After defeating 86-year-old Dirk van Foreest during a specially arranged 1949 exhibition match held in The Hague between two of the oldest-living masters, the 84-year-old German-born English player, Jacques Mieses, famously commented: “Youth has triumphed!” Fast forward some 70-years and another Dutch tournament, youth is triumphing once again – and among the leading pack can be found the great-great grandnephew of that defeated three-time 19th-century Dutch champion!
The opening rounds of the Tata Steel Masters in Wijk aan Zee has seen a real generation game taking shape, where Magnus Carlsen & Co. and are not having it all their own way. In the opening round, the only two victors turned out to be 16-year Alireza Firouzja – formerly of Iran, but now ‘stateless’ and playing under the FIDE flag – and 20-year-old Jorden van Foreest from the famous Dutch chess-playing dynasty. And in Round 2, Jeffery Xiong also got in on the teenage rampage, as the 19-year-old Texan beat van Foreest to join the leaders. And not content with being among the leading pack, the rising young US star then went on to prove he can handle the pressures of elite-level competition by holding Magnus Carlsen to a very creditable draw.
Although a little off the pace with his slow start of three draws, Carlsen at least keeps his live unbeaten streak intact. He’s now matched Russian/Dutch GM Sergei Tiviakov’s record of 110 games unbeaten in Classical Chess – and in Round 4, on Tuesday, history beckons for the Norwegian, as he can set a new record of 111-games unbeaten when he faces the dangerous and unpredictable young 2016 Dutch champion van Foreest.
But right now the talk of the town is the stateless teenage star Firouzja, a player tipped by many from the newer generation to possibly become one of Carlsen’s future title-challengers. In Round 3, the 16-year-old once again showed his mettle with a very convincing win over Russia’s Vladislav Artemiev, and he now takes the early sole lead in the tournament.
1. Alireza Firouzja (FIDE) 2½/3; 2-5. Jeffery Xiong (USA), Wesley So (USA), Fabiano Caruana (USA), Jorden Van Foreest (Netherlands) 2; 6-10. Anish Giri (Netherlands), Magnus Carlsen (Norway), Jan-Krzystof Duda (Poland), Vladislav Artemiev (Russia), Daniil Dubov (Russia) 1½; 11-12. Nikita Vitiugov (Russia), Vshy Anand (India) 1; 13-14. Yu Yangyi (China), Vladislav Kovalev (Belarus) ½.
Photo: It’s a standout-start for Texan teen Jeffery Xiong in his first elite tournament | © Alina l’Almi / Tata Steel Chess
GM Jeffery Xiong – GM Jorden Van Foreest
Tata Steel Masters, (2)
Sicilian Defence, Moscow Variation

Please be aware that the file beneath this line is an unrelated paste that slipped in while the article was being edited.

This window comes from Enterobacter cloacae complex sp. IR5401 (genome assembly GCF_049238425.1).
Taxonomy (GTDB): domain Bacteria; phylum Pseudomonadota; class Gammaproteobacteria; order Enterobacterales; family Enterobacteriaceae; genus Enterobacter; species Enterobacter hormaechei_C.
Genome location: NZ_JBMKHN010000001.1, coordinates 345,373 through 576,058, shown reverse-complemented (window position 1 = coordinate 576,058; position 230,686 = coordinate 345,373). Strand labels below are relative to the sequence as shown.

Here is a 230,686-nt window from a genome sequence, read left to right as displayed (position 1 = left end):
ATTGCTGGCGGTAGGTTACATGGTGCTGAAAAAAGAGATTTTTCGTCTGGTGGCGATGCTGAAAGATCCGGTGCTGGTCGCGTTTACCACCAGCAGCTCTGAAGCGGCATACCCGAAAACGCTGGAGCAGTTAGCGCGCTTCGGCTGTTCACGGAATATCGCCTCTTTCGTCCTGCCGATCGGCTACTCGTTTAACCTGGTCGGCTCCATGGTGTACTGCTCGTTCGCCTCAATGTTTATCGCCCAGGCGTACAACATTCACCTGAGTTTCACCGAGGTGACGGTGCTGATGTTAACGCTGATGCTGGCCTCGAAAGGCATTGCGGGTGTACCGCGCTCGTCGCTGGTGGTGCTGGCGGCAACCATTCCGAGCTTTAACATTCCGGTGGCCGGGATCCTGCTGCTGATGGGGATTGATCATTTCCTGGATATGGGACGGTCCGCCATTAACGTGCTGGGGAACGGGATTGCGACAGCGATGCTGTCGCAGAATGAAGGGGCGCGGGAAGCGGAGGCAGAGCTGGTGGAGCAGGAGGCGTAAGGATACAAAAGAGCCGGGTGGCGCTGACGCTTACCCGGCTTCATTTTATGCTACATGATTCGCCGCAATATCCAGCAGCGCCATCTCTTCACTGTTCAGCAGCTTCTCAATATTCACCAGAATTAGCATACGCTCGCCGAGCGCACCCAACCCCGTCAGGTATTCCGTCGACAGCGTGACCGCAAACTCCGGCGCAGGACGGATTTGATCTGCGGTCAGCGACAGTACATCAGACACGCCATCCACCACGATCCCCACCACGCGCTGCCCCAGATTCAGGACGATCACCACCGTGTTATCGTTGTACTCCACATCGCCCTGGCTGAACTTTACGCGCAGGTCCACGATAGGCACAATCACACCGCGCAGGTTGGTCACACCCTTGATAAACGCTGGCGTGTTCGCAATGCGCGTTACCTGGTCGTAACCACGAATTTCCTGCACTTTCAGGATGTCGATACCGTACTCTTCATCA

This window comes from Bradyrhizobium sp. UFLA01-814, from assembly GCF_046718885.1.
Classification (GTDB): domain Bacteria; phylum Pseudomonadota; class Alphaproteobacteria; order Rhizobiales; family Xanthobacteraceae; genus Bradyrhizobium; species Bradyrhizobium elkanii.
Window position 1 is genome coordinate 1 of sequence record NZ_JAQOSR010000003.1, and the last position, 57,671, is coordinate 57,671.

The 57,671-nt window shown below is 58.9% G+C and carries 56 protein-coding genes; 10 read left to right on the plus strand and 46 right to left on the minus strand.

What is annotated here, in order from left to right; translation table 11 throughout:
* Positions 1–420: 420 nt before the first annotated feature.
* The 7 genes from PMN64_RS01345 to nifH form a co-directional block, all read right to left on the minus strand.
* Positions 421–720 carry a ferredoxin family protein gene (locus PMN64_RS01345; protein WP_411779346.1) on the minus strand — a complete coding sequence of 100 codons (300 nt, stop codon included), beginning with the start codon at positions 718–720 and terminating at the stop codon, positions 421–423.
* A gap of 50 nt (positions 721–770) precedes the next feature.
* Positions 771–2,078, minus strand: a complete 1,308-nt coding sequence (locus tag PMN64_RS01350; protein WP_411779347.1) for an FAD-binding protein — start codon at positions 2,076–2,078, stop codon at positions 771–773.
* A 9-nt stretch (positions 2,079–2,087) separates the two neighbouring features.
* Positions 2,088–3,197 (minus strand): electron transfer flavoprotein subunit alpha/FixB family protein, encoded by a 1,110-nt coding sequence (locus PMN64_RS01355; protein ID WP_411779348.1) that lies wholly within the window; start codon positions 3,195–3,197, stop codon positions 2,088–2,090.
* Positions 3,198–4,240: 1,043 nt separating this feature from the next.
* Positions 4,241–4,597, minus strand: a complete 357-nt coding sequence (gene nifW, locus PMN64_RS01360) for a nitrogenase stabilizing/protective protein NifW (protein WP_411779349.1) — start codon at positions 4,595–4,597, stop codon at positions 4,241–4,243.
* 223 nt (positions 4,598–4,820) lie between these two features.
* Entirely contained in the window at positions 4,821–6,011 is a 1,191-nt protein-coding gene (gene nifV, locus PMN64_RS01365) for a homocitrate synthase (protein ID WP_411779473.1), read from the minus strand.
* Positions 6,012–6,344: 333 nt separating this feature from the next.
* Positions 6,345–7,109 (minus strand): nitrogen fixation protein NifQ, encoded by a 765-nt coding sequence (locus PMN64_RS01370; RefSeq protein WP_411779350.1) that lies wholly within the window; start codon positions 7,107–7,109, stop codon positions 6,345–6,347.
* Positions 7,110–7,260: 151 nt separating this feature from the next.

1.e4 c5 2.Nf3 d6 3.Bb5+ Bd7 4.Bxd7+ Qxd7 5.c4 It was, I believe, that great Soviet chess free-thinker David Bronstein who first played this way with a view to transposing into a Maroczy Bind set-up – his big idea was that after 5…Qg4 simultaneously attacking g2 and e4, White can simply play 6.0-0! where now 6…Qxe4 7.d4 gives White a very dangerous attacking initiative. 5…Nf6 6.Nc3 g6 7.d4 cxd4 8.Nxd4 We have a Maroczy Bind set-up, the difference being that the light-squared bishops have been traded. 8…Bg7 9.f3 0-0 10.Be3 Nc6 11.0-0 a6 12.Qd3 The extra support for c4 is needed to counter the coming …b5. If 12.Qd2 Nxd4 13.Bxd4 b5! 14.cxb5 axb5 and Black has a much easier time of it. 12…Rfc8 13.b3 b5 14.cxb5 Ne5 Black sacrifices a pawn, but hopes to get compensation with his active piece-play. 15.Qd2 d5 The logical follow-up – Black has to open the game up as quickly as possible now and not allow White to consolidate his pawn advantage. 16.Nxd5 Nxd5 17.exd5 axb5 18.Rad1 b4 19.Qe2 Rc3?! This is a miss-step. Black can’t play 19…Qxd5 due to 20.Nf5! and the loss of the dark-squared bishop is going to be a problem defending his kingside. The correct call was first to play 19…Bf6! and then Black can safely next capture the d5-pawn, with a likely sequence playing out of 20.Rd2 Qxd5 21.Nf5 Qb7 22.Nh6+ Kg7 23.Ng4 Nxg4 24.fxg4 Rd8 and an equal game. And while 19…Rc3 looks ‘tempting’, it gives White the extra move and opportunity to consolidate behind the d-pawn. 20.Bf2 Bf6 21.Nb5 Rcc8 22.d6! [see diagram] Black is in big trouble now – he can recapture the pawn, but it comes at the cost of the position opening up in front of his queen and awkwardly-placed knight and bishop, as White’s knight now takes a dominating outpost on d5. 22…Rab8 23.Nc7 exd6 24.Nd5! From its impressive outpost on d5, the knight more resembles an octopus with its tentacles stretching across both wings of the board by threatening f6 and b6. 24…Bd8 25.f4! Now all of Xiong’s pieces converge for the kingside onslaught. 25…Ng4 26.Bd4 Rb5 27.Qf3 Qf5 28.Rfe1 Bh4 29.Bb2 Even better was 29.Ne7+ Bxe7 30.Rxe7 Nf6 31.Rde1 with a dominating position – but Xiong knows that his B & N is a deadly force for the Black king to reckon with. 29…Bf2+ Black can’t capture the rook with 29…Bxe1 as 30.Ne7+ wins the queen. 30.Kh1 Bh4 31.g3 Nf2+ 32.Qxf2 Rxd5 The danger from the knight may well be over, but it comes at the cost of a whole piece. 33.gxh4 Rxd1 34.Rxd1 Rc2 35.Qd4 f6 36.Rc1 1-0 Van Foreest resigns, as 36…Rxc1+ 37.Bxc1 Qb1 38.Qd2 Qe4+ 39.Kg1 Qf3 40.Qe3 Qg4+ 41.Kf1 Qd1+ 42.Kf2 and the White king escapes the checks.